My day started at 3:50 a.m. That’s when I got up before dawn to go stand in line at the local AT&T store for the new iPhone 4. It’s the second time I got up at 4 a.m. over the last week. The last time was the Apple Store’s “successful failure” of the iPhone 4 launch last Thursday. “Successful” as they sold all their iPhones… “failure” because the Apple Store doesn’t know how to push through any magnitude of customers. Apple should take notes from AT&T on this one, with AT&T being a properly set up and efficient shopping experience. All while not rushing you out the door.
At the Apple Store (which I won’t mention exact location other than to say NW IL), I was number 200 in the walk-in line. It was a line that didn’t move but 20 feet in an hour. We were all told there was enough iPhones, just that the line would last through the afternoon. Despite arriving at 5 a.m., I called it quits at 10:15 a.m. as the line just was moving slower than a queue line for a major attraction at a theme park.
It was quite a different experience at the AT&T store in Algonquin, IL this morning. I got there at 4:15 a.m. and was twelfth in line out of 60+ others that would arrive by the time the store opened at 7:00 a.m. Like the Apple Store experience, I quickly made “line buddies” and we talked for the remainder of our wait until the store opened. Once opened, the store’s staff quickly took the first 10 customers, and within 10 minutes, I was in as well. Eight minutes later, I headed home with my iPhone 4. AT&T had multiple counters setup with the line moving steadily, and thus they get a big win in my book for doing it right.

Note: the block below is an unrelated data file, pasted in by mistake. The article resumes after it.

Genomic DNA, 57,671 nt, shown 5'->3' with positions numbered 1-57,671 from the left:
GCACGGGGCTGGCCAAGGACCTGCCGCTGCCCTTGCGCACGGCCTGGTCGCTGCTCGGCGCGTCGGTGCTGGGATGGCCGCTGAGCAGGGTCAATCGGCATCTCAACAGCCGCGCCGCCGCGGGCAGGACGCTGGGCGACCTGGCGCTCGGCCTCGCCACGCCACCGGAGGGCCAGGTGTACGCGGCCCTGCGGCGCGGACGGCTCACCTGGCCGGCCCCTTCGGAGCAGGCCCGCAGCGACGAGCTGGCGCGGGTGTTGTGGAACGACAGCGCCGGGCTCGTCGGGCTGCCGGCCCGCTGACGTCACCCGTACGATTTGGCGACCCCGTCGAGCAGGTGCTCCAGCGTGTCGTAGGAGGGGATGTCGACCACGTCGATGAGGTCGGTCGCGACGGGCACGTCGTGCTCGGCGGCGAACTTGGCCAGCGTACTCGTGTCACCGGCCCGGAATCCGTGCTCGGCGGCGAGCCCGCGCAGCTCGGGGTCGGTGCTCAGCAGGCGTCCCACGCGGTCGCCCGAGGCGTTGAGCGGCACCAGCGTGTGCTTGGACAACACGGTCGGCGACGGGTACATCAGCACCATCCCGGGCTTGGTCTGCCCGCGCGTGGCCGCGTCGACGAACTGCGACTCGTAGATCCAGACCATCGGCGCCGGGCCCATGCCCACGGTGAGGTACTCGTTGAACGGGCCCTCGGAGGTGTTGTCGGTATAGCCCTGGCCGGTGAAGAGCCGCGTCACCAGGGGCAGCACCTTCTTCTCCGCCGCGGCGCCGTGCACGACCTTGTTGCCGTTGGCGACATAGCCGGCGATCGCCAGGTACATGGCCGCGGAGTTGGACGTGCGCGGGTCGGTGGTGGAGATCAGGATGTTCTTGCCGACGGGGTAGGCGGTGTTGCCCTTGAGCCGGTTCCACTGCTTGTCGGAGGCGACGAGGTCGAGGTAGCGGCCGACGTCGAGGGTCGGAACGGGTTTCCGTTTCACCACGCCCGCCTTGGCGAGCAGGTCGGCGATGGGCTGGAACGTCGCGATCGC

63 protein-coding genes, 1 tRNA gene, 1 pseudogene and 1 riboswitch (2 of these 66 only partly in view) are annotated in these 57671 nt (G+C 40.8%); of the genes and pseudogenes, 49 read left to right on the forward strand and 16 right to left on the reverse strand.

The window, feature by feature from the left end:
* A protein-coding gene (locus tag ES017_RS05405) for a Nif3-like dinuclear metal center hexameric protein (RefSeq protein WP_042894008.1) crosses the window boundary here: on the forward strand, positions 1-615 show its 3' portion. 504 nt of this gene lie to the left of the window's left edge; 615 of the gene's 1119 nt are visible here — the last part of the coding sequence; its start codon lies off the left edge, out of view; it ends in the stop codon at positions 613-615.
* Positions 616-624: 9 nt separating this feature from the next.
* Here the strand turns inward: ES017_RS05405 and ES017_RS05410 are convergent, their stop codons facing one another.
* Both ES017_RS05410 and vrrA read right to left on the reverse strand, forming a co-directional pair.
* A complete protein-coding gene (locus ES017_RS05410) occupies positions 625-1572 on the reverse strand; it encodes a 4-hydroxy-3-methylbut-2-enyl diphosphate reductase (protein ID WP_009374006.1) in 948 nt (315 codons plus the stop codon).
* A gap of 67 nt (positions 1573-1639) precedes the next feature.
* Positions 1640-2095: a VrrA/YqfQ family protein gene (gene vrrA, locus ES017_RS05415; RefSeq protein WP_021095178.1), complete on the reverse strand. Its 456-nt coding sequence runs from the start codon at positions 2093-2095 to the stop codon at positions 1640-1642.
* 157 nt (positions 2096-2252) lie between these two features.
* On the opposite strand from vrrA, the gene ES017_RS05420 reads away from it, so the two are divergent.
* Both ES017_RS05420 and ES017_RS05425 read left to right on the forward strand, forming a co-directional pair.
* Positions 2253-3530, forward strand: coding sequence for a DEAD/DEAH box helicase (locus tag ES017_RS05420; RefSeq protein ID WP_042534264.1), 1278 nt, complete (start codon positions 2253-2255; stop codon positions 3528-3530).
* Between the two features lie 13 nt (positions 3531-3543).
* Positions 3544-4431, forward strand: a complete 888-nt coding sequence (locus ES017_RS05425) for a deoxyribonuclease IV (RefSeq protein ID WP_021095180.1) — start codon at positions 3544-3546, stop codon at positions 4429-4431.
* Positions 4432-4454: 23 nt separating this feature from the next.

You can’t beat the people in line for being honest with their iPhone 4 launch week experience. I was the only one who attempted to get an iPhone at an Apple Store, but almost all said the local Best Buy had been downright rude to people inquiring about iPhone 4 with a snarky “good luck finding one” reply. Duh…you sell accessories for the iPhone…it’s only logical that you should expect availability questions on the actual device that uses them! Even those that called Radio Shack stores to inquire on availability received some hostile treatment…likely from stores that got hundreds of calls for the meager two-10 units they were allocated from Apple. But regardless of conditions, rude behavior is just not how you treat a potential customer. It’s not how we do things here at OWC…even if you don’t buy from us today, we want you to remember the friendly service you received so that you might consider us again in the future. For OWC it’s not about going “above and beyond’, it’s just doing it the right way to begin with. For sure, I will never go back to that Apple Store for a new product launch or even ask Best Buy if they’ll have any units allocated to them.
Granted, I’ll give it to Jobs and Co. that AT&T wasn’t deluged with 500+ people like the Apple Stores were on launch day, but the AT&T line at least moved on a consistent basis. Judging from the speed of things, AT&T looked like they could handle 60-80 customers an hour which is very respectable and an “express lane” compared with Apple’s meager shopping experience. While AT&T doesn’t get props often in relation to their iPhone partnership, they deserve it on this one!